10 Photos of Old Istanbul: 1920s in Istanbul

The success of the Turkish National Movement led to the signing of Treaty of Lausanne on July 24, 1923. This treaty established the borders of modern Turkey and ended the […]

The success of the Turkish National Movement led to the signing of Treaty of Lausanne on July 24, 1923. This treaty established the borders of modern Turkey and ended the occupation of Istanbul which started on 12 November 1918 by British, Italian and French troops who remained until September 1923. This photo shows the first Turkish troops entered Constantinople on 6 October 1923.

According to the oldest records, two great white sharks were caught in the Bosporus Strait in 1881. It is hard to believe this, but the fact is that occurrence of the sharks in the Sea of Marmara has been reported by the daily newspapers since the beginning of the 1900s. This photo is a great proof of this claim. Here is the garden of Taksim Stadium where a shark exhibited citizens who couldn’t hide their wow!

After the Turkish War of Independence or known as Liberation War which continued almost 4 years, the Turkish economy was catastrophic. The fact is that millions of people were suffering from poverty. The kids you see in the photo were living in one of the Istanbul ghetto in the 1920s. The photo is said to be taken in 1924.

The famous Galata Bridge which links the old city of Istanbul and Galata neighbourhood was built for five times. This is the fourth Galata Bridge which was built in 1912 by the German company Hüttenwerk Oberhausen AG for 350,000 gold Liras. It was 466 meters long and 25 meters wide and it exactly looked like in the photo which was taken in the 1920s.

For nearly 1000 years, the city walls of Constantinople served the city protecting it against attacks from invading forces. They were breached only twice; by the Fourth Crusade in 1204 and by the cannons of Sultan Mehmed the Conqueror in 1453. The bloodiest battles during the Turkish conquest took place around the Gate of Eğrikapı (Crooked Gate). In this photo, not only you see the Tokmaktepe Cemetery in Eğrikapı, but also the city walls look amazing in the background.

When the Bolshevik Revolution of 1917 and its civil war took place in Russia, thousands who were participants in the White movement fled from Southern Russia and Ukraine to Turkey and then moved to the European countries such as Germany, France and Britain and so on. They had tough times in Istanbul as the empire was suffering from the First World War. This photo was taken in Dolmabahçe Palace Theatre where some Russian refugees are taking shelter.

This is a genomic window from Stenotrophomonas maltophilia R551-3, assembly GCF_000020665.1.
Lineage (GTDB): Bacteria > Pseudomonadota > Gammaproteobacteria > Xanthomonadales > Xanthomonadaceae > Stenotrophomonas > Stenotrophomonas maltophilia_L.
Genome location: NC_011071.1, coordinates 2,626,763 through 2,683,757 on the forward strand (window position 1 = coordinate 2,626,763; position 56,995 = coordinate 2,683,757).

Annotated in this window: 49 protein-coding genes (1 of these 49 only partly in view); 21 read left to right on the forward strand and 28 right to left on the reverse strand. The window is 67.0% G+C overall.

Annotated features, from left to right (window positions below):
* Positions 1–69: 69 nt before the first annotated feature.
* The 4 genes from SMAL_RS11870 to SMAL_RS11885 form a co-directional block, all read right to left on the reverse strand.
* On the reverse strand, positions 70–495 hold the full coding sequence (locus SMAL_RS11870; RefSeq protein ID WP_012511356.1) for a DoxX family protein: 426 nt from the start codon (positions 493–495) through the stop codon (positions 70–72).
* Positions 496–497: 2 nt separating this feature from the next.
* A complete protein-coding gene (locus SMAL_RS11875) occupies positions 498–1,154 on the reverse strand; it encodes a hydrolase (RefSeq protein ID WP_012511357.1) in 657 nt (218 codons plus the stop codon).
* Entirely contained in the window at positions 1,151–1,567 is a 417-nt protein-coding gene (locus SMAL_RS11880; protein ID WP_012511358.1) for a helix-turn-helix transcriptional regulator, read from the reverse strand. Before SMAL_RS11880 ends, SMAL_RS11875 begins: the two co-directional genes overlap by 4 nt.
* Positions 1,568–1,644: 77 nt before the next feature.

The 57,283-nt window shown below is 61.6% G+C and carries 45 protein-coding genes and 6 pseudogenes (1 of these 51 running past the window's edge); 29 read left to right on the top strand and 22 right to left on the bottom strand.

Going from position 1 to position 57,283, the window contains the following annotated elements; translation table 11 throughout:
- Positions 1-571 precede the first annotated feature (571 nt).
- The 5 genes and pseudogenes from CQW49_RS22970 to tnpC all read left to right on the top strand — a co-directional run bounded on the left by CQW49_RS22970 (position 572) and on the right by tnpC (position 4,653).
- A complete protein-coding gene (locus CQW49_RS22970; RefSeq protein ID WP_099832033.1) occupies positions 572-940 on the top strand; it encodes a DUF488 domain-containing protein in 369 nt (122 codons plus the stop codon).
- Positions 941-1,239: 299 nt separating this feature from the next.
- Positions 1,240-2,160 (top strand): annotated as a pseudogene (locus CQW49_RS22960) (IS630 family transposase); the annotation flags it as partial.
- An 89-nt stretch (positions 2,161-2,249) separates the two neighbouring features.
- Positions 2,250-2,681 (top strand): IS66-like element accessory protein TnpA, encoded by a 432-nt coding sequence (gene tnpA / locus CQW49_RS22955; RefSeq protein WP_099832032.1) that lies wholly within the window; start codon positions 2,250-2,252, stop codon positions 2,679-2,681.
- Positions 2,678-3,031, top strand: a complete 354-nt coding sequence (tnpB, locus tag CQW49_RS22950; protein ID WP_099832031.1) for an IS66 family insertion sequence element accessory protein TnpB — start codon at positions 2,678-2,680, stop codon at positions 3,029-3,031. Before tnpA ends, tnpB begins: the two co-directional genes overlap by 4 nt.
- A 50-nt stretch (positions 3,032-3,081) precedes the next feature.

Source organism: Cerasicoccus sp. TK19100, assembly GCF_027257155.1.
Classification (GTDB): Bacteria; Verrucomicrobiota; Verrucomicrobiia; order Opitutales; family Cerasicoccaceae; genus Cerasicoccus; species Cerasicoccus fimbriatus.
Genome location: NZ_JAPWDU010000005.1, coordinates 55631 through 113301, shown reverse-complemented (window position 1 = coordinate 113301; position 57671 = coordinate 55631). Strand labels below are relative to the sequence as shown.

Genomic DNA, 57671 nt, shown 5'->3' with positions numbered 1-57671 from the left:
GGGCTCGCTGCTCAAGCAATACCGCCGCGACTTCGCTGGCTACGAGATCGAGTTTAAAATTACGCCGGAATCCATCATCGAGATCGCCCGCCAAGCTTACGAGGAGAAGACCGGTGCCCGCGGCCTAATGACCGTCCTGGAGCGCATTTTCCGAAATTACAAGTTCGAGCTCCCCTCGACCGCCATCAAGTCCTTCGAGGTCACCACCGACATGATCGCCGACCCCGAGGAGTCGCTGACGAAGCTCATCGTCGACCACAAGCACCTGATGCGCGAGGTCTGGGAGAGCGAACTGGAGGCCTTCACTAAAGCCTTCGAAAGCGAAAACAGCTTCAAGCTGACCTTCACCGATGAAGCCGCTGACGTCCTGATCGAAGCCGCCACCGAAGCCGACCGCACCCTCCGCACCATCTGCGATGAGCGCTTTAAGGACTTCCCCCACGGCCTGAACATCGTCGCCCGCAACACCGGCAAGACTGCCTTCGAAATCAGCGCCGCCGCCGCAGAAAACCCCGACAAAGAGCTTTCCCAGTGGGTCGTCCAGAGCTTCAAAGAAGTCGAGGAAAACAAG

A view of Istanbul from Beyazıt Tower in the winter of 1929. If you look at the photo carefully, you would see the hills are in the background covered with snow and there’s no residential area existing. In the 50s, due to the mass migration from Anatolian rural to urban cities, those hills were packed with shanty houses by one by.

Since the first coffeehouses were opened in the Tahtakale neighbourhood by Hakem of Aleppo and Sems of Damascus, they have become a part of the everyday life for centuries. Their contribution to social life was the most important functions of coffeehouses in the Ottoman times. This feature of the coffeehouses remained during the republican time as well. Here is a scene from a coffeehouse in Istanbul in 1925.

Beside the Grand Bazaar and Spice Bazaar, there are many other weekly bazaars settled in almost every neighbourhood of the city. Attracting a mixture of locals and tourists alike, Fındıkzade Bazaar is not the first destination that comes to mind but definitely perfect stop-off for those in search of clothing, shoes, jewellery, and accessories and so on. Open every Friday, this bazaar is located opposite the Bağcılar-Kabataş tram. The photo shows how this bazaar looked like in the 1920s.

Since it was built in 1853 right next to Bosphorus, Ortaköy Mosque (Grand Imperial Mosque of Sultan Abdülmecid) has been one of the most famous mosques in Istanbul. Besides that, this marvellous piece of architecture is also one of the most popular subjects for a photographer. Almost all the famous photographers throughout history produced some incredible images of this mosque. Here its photo in the 1920s…

1 comment

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    Katherine Radeff


    I enjoyed looking at the photos in this site. I was a travel writer in the US for several years, hoping someday to visit Turkey, where my dad was born in 1920. I have been trying to trace my family history. From what I can recall, before my dad passed away, his father disappeared when he was just 2 years old. His name was Atomas Radeff. The family, 3 sisters and 2 older brothers (my dad was the youngest) fled Turkey to Bulgaria.

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